The last three times I have gone to contact someone through a website, there has been no contact page. I am not joking or exaggerating, there was no contact page at all. One of the three had a little, tiny blurb mixed into too much text providing an email address, which was a very strange choice in design. But otherwise I would have had to go through their social media accounts to speak to them.
I was very disappointed with this turn of events, because at least one of the blogs I contacted barely used their Twitter and I never got a response, and another still hasn’t read their Facebook message. Why wouldn’t they be more concerned with connecting to their readers? And why wouldn’t they take the five minutes it requires to install a plugin (these were all WordPress sites), and create a Contact Page?
After all, implementing ways to hear back from your site users is one of the most important elements of any landing page.
Create an Awesome Contact Page Fast
I don’t want anyone else to make this very pointless mistake. Not when it can be rectified so easily.
First of all, the Internet is full of free tempates and tutorials for you to handle almost everything at home. If you are looking for beautiful forms, here’s a great selection of free HTML5 and CSS3 contact form templates for you to choose from. There’s also a great tutorial on how to edit those here.
If your site is not on WordPress, here’s a good selection of other available content management systems and useful resources to learn using them.
Here are six WordPress plugins for making a contact page that is fast, easy and effective.
When someone who has no website building experience first gets the more advanced version of WordPress, they can feel a bit intimidated. Getting the plugins down can be hard, and there is a learning curve associated with any new software. WP Forms was made to cater to those beginners, and is probably the easiest form builder around.
You can use one of their many contact page templates with drag and drop functionality, and fully customize it to fit your needs. It is compatible with responsive websites, and they offer instant notifications of contact so you never miss a message. There is a free version also available, if you don’t mind skipping some of the advanced features.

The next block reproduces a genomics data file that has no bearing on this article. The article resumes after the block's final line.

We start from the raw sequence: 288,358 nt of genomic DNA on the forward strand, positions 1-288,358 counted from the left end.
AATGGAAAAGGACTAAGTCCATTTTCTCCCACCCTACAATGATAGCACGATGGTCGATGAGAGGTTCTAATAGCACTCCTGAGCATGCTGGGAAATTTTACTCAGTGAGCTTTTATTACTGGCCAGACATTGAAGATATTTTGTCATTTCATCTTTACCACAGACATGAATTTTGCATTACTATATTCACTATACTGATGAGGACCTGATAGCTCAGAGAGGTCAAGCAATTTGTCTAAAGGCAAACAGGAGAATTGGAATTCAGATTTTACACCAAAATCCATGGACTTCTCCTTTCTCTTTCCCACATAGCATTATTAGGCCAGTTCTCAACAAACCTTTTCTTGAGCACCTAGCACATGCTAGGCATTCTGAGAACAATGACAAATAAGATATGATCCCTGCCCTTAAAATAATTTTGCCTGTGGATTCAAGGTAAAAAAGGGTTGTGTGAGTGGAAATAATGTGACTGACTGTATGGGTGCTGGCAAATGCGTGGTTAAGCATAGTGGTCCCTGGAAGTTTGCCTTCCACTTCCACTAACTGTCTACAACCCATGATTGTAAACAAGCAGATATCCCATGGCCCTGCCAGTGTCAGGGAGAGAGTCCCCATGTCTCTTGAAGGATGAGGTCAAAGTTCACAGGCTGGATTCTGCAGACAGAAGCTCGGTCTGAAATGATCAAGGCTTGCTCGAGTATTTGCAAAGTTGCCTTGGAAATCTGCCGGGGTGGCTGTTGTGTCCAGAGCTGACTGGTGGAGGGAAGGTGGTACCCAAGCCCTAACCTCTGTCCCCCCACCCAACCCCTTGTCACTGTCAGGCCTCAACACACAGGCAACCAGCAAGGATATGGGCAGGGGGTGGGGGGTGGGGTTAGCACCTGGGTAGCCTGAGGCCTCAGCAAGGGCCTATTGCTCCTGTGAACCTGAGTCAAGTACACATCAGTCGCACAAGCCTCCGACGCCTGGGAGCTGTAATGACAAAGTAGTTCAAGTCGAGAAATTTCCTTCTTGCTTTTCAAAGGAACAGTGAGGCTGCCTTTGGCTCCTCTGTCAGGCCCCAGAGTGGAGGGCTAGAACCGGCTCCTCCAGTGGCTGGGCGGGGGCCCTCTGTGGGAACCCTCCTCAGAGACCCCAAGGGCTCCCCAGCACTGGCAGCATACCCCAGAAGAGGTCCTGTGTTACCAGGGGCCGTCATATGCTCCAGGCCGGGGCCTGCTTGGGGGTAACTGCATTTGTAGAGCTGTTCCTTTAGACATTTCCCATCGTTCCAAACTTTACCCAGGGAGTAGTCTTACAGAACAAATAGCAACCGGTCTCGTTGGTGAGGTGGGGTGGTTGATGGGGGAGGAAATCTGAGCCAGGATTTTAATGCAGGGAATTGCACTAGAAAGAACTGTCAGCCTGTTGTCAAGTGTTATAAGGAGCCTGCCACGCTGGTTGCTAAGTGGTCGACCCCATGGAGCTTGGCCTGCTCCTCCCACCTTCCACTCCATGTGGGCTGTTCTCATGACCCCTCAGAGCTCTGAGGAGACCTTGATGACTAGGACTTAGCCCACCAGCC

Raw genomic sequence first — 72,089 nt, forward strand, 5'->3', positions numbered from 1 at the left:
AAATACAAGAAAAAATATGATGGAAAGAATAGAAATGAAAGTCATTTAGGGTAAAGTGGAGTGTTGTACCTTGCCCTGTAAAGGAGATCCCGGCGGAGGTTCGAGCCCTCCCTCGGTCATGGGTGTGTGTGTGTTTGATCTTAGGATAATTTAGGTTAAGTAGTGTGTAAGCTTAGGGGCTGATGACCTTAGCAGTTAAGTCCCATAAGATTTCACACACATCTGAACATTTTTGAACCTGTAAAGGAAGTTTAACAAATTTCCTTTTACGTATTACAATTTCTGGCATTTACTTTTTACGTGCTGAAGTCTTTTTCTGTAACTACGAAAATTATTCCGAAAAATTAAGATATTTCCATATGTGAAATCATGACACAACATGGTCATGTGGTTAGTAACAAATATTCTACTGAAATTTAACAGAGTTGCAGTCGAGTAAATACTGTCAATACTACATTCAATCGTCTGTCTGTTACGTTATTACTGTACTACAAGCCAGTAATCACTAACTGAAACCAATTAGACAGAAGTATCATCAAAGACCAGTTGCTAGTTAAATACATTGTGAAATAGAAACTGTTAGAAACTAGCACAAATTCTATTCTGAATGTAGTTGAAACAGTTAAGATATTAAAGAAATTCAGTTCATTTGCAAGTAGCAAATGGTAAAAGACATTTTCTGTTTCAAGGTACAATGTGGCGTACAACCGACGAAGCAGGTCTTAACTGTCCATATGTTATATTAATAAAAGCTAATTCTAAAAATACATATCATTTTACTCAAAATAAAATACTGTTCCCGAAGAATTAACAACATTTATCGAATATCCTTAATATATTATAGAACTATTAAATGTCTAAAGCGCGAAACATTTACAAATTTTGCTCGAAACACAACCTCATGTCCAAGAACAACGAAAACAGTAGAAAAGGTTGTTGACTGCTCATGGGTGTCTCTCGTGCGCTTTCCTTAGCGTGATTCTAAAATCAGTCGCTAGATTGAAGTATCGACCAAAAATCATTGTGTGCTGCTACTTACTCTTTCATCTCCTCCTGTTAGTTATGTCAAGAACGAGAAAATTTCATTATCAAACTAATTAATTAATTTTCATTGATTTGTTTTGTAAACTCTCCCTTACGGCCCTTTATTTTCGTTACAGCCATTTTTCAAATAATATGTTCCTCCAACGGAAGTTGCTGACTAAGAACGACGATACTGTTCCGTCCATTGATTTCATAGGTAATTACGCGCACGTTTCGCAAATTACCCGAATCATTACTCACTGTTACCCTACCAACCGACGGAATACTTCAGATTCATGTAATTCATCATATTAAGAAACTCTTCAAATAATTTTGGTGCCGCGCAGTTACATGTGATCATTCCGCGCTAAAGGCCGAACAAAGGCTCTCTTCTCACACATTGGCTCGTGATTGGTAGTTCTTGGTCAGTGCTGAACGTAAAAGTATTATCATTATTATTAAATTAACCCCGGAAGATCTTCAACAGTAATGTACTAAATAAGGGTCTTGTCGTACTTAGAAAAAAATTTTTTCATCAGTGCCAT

If in addition to your contact form you want to be able to display data, you may prefer Formidable. It is a great tool for extendable forms and information that will be posted across your website.
I have seen it used to great effect on joint Contact and About pages that sim to show the person why they should contact them. Something that I personally like very much. They are a bit more costly, but effective.
3. Ninja Forms
Looking for something totally free that just creates great looking forms for you to use? Then Ninja Forms is your best bet. It provides easily adjustable settings that customize the form, and leads you through every step of the way.
They provide widgets and shortcodes to integrate into WP seamlessly. Plus, they are translation ready.
This is an oldie but a goodie, and one that is still being supported by the developer in spite of its age. It is very basic, just a fill out form from the plugin’s dashboard.
There are no bells or whistles at all, which can be considered a good thing. The results are a very clean, functional contact form.
5. Pirate Forms
Want to make your contact form more feedback based? You may like Pirate Forms, then. It gives you full control over customization, and has the option of sending emails via SMTP.
It has a recaptcha generator, so you can try and limit spam.
Manage Your Leads Like a Pro
Putting up a form is just the first step. Don’t forget that as your site is going to become more popular, you’ll be receiving hundreds of email requests and pitches. You need to manage and organize those properly.
One good way to keep an eye on your mail is Cyfe. It connects to Gmail, your CRM or anything else under the sun. Put simply, Cyfe lets you keep a lot of pieces of your marketing under one roof.
Different Forms for Different Purposes
I am a firm believer in cold contacts for guest blogging. I have sent out my fair share of unsolicited offers and while they don’t all work, about a third of the time they do. The ones that almost always succeed? Those that come from sites with a Write For Us page.
To attract guest bloggers, some of them quite well established, put up a Write For Us page yourself with a set policy on posts. You should get some interesting pitches and offers from people of varying talent and influence.